KAMPALA, Uganda - The bodies of nearly 11,000 Rwandan genocide victims that floated more than 100 miles downriver and were placed in makeshift graves in Uganda will receive proper reburial, Rwanda's ambassador said Sunday.
The bodies will be exhumed from the shores of Lake Victoria and reburied in three permanent mass graves, Ambassador Ignatius Kamali said on the eve of the 15th anniversary of the start of the Rwandan genocide.
"We have decided to accord a decent burial to those genocide victims," he said. "We want the exercise done within 100 days from today."
Kamali did not say how much the process would cost but said that Rwanda would foot the bill. Tom Lutu, an official in Rakai district, told The Associated Press that the Rwandan government bought the land where the bodies will be buried.
Kamali did not say why the bodies would remain in Uganda instead of returning to Rwanda, but touted the initiative as an attempt to improve the relationship between the two neighbors.
A plan to do the rebury the bodies two years ago in Uganda was marred by land issues and the resistance of some local leaders. Kamali said both issues had since been settled.
Ugandan officials welcomed the plan.
"We are good neighbors and they are also members of the east African community," said Ugandan Minister of State for Ethics Nsaba Buturo. "We agreed with them that those bodies need a decent burial. We gave them the go-ahead."
The Rwandan genocide began on April 6, 1994, after a plane carrying the central African nation's president _ a member of the Hutu ethnic majority _ was shot down. Hutu extremists had been planning an attack on minority Tutsis as well as moderate Hutus, and the slaughter began the next day.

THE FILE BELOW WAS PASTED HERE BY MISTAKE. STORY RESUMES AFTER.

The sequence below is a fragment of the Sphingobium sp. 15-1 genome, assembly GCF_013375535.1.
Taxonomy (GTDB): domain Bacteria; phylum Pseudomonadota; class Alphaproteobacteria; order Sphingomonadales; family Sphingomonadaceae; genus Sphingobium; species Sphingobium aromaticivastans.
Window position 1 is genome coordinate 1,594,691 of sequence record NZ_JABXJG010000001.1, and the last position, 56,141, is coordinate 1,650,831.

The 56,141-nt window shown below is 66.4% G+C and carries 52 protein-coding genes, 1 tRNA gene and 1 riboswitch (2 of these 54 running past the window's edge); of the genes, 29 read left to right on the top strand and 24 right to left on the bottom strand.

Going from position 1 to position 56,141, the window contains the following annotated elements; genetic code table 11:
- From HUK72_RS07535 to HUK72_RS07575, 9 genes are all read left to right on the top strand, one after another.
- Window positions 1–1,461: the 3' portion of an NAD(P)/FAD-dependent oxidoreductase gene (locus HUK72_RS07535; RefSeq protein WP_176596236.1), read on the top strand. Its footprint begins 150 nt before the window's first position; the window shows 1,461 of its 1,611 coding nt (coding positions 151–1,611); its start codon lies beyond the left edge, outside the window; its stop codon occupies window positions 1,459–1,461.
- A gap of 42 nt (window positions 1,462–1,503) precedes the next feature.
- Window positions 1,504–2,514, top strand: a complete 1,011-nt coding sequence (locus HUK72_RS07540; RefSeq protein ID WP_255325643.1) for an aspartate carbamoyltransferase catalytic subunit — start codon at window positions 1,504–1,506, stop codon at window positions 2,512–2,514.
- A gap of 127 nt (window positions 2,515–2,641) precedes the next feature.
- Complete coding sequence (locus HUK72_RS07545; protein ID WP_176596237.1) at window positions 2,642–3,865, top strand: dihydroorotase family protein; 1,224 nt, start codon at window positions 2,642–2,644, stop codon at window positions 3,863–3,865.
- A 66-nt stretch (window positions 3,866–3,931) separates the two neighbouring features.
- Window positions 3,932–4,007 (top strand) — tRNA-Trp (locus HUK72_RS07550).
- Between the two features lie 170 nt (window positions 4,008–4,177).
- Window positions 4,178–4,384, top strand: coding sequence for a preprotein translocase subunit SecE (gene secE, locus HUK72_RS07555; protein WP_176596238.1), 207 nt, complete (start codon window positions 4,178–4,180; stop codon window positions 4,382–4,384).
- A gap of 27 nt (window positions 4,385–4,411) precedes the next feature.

In a span of about three months, an estimated 800,000 people were killed _ many hacked to death with machetes and hoes. Women were systematically raped and tortured, their limbs chopped off. In some cases, pregnant women died as their fetuses were ripped from their wombs.
Many bodies had been thrown into Rwanda's Nyabarongo River, which feeds into the Kagera River and which dumps into the large Lake Victoria. The bodies floated down the river for two or three days before reaching Uganda, said Ugandans who witnessed the bodies' arrival. During that time, many Ugandans swore off eating fish, out of fear that the fish in Lake Victoria were feeding on the bodies.
In 1994, Ugandan villagers buried the bodies along the shores of Lake Victoria in a tranche of six large makeshift mass graves and numerous smaller graves. Some of the graves were made of concrete; others were shallow and covered only by shrubbery.